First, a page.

At this point Stumpf was given a further mission. He was ordered, with the bulk of his battalion, to follow the 1st Bn as it turned north from Lammersdorf (it was not yet known that the enemy held the knoll north of the town). K Company, however, was instructed to run patrols east from the town of Lammersdorf in the direction of Rollesbroich (9926), width the purpose of striking northeast from that town, or as an alternate route of taking the road just west of the town.

PARISH CHURCH OF LAMMERSDORFAfter C Company had turned north at Lammersdorf (966269), K Company pushed through the rear elements of the 1st Battalion to undertake its mission. Supported by one section of tanks, the company took the main road east through the town. It received no enemy opposition through the center of the town, but as it reached the end of the heavily built up part and turned the bend in the road (973268) , it came under enemy mortar and 75mm AT fire. The tanks fired at the AT gun and probably knocked it out (this was impossible to establish or to find out where, since artillery also hit AT guns in the area and the sergeant making the hit was killed). This engagement took place about 1600.

As K came under the enemy fire, Stumpf decided to commit I Company into the fight on the left side of the road, while at the same time he secured permission to abandon the plan of following C Company — both because of the opposition facing C and that facing K.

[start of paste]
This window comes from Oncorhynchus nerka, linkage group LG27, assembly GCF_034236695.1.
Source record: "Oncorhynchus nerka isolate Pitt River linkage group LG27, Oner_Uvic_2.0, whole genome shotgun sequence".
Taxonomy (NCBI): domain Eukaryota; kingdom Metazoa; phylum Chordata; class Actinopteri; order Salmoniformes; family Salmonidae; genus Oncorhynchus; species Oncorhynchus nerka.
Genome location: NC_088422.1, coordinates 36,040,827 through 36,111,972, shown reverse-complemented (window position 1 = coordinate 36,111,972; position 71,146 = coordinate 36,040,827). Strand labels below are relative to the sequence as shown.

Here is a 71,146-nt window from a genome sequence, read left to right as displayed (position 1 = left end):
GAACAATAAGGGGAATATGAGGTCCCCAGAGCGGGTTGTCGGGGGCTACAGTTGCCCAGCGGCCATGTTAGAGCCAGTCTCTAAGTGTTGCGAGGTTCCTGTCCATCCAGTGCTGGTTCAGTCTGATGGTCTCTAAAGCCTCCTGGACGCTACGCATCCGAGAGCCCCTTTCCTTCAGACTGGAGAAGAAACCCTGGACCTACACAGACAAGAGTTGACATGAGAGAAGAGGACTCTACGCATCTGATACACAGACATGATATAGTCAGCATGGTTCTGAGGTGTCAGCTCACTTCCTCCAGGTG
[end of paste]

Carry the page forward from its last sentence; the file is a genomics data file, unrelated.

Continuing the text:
K Company moved forwards along the scattered houses, as the enemy continued to use mortars and AT fire on their position. It advanced about 200 yards, with one platoon on each side of the road, and almost reached the Dragons Teeth. Since it was now getting dark, however, it did not try to breach the obstacle but hold this position for the night.

Meanwhile I Company attacked in two columns up parallel trails leading northeast from the main road at (973268). The plan was for I to conduct a flank movement from the north on the enemy position and thus secure the area from the rear. I Company came under fire from the pillboxes and emplacements to its front as soon as they left the highway in Lammersdorf. The enemy used only small arms at this time. It was able to advance not more than two hundred yards before it became too dark to see. It then held its position for the night.

Throughout the development of the attack by the 3rd Battalion, the entire right flank was open to attack by the enemy from the southeast. Therefore, L Company was brought up to act both as a reserve for the battalion and as protection on the right (south} flank. L Company set up a thin line from the railroad track on the west (965264) to a small trail near the Dragons Teeth on the east (972265), and began to receive fire from the southeast.

By night the entire battalion was thus deployed and under the fire of the enemy. One section of heavy machine guns were, as usual, with each company, and the mortars were set up in the rear.

The section of tanks with K Company fired at enemy positions, while the other section remained in the town to guards road crossings with the TD platoon. The AT guns were set up to held the defense on the open flank to the southeast. L Company began to get long range artillery fire, but K Company and I Company as yet received, nothing heavier than 50mm mortars.


Source: N.A.R.A. Archives